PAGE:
Monday, June 29, 2009

N.E.R.D. get the plug pulled on them at the Glastonbury Festival (UK)


Summer news. The organisers of Glastonbury Festival pulled the sound on N.E.R.D. The band were an half hour late starting their performance (June 26). But band leader Pharrell Williams told the audiance the band would play the full set. That didn't happend. Read the full story here

N.E.R.D is an American rock, funk and hip hop band of Pharrell Williams and Chad Hugo. The Glastonbury Festival in the UK is the biggest outdoor festival in the world.

N.E.R.D made a video about the economic crises called Sooner or Later. The sound is so European.

Sooner or later


Saturday, June 27, 2009

Ital food: Eating vegetarian like a Rasta man


In urban city life vegetarian food with a touch of spirituality is seen as food for tree huggers only. But vegetarian Ital food of Rastafarian roughnecks of Jamaica is – of course – a different story.

Since I watched the video of London chef Hassan Defour going back to his Caribbean food roots and meeting Rasta farmer Iral Axum, I am interested in being a little bit green.

So what is Ital food? Is is just health food or more?
Ital is a term used by Rastas, derivated from "vital", who means a natural and sane way of life. One aspect of Ital is the Ital food: because the body is a temple, you should not eat unpure food. Also you must take care of your body, cause it is Jah creation.

Ital is generally a vegan diet, even if some Rastas eat fish. Some prohibit salt, some not.

In all cases, Ital prohibits pork, preservatives, chemical ingredients.
Ingredients have to be the most natural possible.

In Jamaica, Ital cooking is most often inspired from Indian and African cooking. But lot of recipes can be "Italized" if prepared only with vegetables and natural ingredients. (Rasta meal.)

The video

See more videos at UK Itzcarribean.com

In the video Iral made a shake called ‘Live forage’, it's made of:
Raw oats
Peanuts
Sesame seed
Pumpkin seed
Raisins
Molasses
Bananas

(It tastes very sweet!)

To end, some recipes links and comments

Ital on Wikipedia

Earthcultureroots - 24 Ital recipes from a Yard man (Jamaican). But there is much more to see on the site Earth Culture Roots

Rastafarism - More then ital 10 recipes, information about Rastafarism and a dictionary of Rasta slang.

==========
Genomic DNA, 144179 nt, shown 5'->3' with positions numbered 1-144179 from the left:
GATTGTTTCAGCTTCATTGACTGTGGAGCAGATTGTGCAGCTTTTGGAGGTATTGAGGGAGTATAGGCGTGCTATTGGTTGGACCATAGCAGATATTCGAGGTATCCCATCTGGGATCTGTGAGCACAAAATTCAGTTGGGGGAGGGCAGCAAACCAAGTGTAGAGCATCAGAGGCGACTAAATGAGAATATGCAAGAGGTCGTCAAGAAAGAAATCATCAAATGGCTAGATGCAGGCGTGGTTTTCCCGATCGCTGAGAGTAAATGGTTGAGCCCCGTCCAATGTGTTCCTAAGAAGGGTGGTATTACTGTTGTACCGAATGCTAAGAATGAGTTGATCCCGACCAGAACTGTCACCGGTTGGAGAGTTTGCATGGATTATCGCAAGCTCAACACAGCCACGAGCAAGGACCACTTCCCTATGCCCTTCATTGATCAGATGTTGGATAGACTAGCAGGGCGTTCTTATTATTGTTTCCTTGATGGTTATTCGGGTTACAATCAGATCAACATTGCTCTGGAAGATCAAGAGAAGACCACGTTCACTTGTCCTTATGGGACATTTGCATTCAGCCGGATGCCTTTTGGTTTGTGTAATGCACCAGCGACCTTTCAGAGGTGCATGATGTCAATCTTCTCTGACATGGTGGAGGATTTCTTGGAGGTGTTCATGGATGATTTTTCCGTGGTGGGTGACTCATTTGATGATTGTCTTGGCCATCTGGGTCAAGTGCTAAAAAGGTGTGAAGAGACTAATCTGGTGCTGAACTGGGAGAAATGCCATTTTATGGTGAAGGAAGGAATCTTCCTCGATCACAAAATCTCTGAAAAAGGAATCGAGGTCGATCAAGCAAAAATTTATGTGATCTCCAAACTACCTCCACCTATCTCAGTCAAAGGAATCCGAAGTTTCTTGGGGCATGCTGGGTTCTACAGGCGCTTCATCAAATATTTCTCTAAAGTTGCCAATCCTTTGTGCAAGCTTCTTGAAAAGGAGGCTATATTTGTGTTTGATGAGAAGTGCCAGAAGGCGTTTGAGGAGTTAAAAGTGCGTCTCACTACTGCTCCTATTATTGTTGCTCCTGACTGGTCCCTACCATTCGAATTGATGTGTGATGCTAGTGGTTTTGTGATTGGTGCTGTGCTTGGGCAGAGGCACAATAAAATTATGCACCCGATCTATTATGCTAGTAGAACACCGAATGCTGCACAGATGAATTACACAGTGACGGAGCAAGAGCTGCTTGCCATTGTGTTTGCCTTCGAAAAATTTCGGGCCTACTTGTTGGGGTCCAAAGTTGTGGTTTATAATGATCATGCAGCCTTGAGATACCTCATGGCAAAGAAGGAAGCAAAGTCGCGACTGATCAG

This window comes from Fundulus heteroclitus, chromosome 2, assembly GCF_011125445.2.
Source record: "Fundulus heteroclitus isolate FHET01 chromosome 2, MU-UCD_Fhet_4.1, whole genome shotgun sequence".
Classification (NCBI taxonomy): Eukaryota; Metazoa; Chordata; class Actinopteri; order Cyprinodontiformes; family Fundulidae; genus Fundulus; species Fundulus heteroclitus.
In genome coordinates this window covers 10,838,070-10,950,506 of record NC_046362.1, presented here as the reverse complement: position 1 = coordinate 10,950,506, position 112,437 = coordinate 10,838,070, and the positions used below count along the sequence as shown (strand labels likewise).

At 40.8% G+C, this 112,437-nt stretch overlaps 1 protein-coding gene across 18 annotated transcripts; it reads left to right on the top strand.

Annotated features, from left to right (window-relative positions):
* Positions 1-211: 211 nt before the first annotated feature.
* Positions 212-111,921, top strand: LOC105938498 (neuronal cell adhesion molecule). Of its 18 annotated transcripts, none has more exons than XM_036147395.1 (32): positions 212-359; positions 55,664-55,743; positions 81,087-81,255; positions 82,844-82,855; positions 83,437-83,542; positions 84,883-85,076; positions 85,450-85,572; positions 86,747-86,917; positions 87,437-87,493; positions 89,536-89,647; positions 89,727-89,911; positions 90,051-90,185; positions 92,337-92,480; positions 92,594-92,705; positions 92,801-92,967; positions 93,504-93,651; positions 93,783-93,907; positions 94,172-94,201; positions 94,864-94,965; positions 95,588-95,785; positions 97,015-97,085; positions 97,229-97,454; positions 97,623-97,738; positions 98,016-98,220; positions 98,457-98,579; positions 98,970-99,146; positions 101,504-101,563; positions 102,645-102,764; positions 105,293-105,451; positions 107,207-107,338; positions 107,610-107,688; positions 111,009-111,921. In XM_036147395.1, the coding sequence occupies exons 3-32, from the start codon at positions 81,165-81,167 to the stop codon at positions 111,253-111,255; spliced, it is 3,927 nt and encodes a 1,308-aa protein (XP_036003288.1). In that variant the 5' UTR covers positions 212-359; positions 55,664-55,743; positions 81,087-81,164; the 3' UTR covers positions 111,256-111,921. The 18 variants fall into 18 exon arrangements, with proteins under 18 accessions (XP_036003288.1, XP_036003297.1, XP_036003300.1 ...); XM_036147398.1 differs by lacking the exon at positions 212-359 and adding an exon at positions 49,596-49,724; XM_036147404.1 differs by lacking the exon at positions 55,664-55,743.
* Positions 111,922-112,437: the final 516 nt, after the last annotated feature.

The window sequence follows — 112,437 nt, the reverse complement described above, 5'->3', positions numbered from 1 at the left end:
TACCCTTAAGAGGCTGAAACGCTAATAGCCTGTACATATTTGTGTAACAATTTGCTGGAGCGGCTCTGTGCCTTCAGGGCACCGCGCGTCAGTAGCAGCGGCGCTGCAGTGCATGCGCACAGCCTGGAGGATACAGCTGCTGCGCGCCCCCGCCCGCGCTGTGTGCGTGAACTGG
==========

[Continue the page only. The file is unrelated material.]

Jamaican Vegetarian Food…Ital! Jamaican-recipes - 5 Ital recipes, some anecdotes and Rasta wisdom from a Jamaican

The Rasta Cookbook: Vegetarian Cuisine Eaten With the Salt of the Earth

The dread library "Ital is Vital"- A long interesting story about Ital food with recipes from The Rasta Cookbook. If you want check out the recipes first, go the last page and scroll up!

The reggae vibe - 1 recipe! Ital stew

Rastaseed – information about the Ital ingredients

Dem belly full: the evolution of ital food - An article about the Ital eating habits of Bob Marley

Where's the Revolution? - A vegetarian food experience in the Caribbean

Friday, June 26, 2009

Michael Jackson is dead

Michael Jackson, the show-stopping singer whose best-selling albums -- including "Off the Wall," "Thriller" and "Bad" -- and electrifying stage presence made him one of the most popular artists of all time has died. Michael Jackson, August 29 1958 – June 25 2009, became 50.

Rest in peace and thanks for the music and the memories.

This is my pick too.


Man In The Mirror 2

Wednesday, June 24, 2009

Dutch commemoration of the abolition of slavery in Amsterdam

On July 1, 2009, the Dutch institute for slavery history, NiNsee, will organise for the eighth consecutive year the National Memorial of the Dutch Slavery Past. On July 1, 1863 slavery was abolished in the former Dutch colonies of Suriname and Netherlands Antilles. Thus ended a period of more than 200 years of slavery in the colonies. This part of Keti Koti (broken chains) includes the formal commemoration at the monument in the Oosterpark in Amsterdam.

This memorial has now developed into a ceremony with speeches by ministers on behalf of the government, the mayor of Amsterdam, representatives of the Ghanaian, Surinamese, Antillean and Aruban governments. The ceremony will begin at 10:45 to 12:30, from 14:30 to 18:30 there will be live performances

Keti Koti program Amsterdam (Dutch)

Monday, June 22, 2009

Sade prepares comeback after nine years

Sony records reports that Sade is working on the release to the long-awaited follow-up to 2000s “Lover’s Rock.”

According to Sony Sade is in the studio now, with plans to release an album by the end 2009. A source from the label told Billboard, “She is in the studio and the album will come when it is ready. You don’t wait for years for one and then rush it.”

Sade became famous with the album Diamond Life in 1984. With songs as Smooth Operator, Cherish The Day en Your Love Is King.

In 2002 Sade received the title Officer of the Order of the British Empire, she dedicated the title to all Afro-British woman.


The Sweetest Taboo (Diamond Life, 1984), performed live in 2001.


By your side (Lovers Rock, 2000), performed live in 2001.

Friday, June 19, 2009

Esperanza Spalding on tour in Europe 2009

American Jazz bassist and singer Esperanza Spalding will be touring Europe from July 7th to August 8th 2009. She will be in France (Vannes Jazz Festival), Portugal, The Netherlands (North Sea Jazz), Spain, Italy (Venice Jazz Festival)and Germany (KulturArena).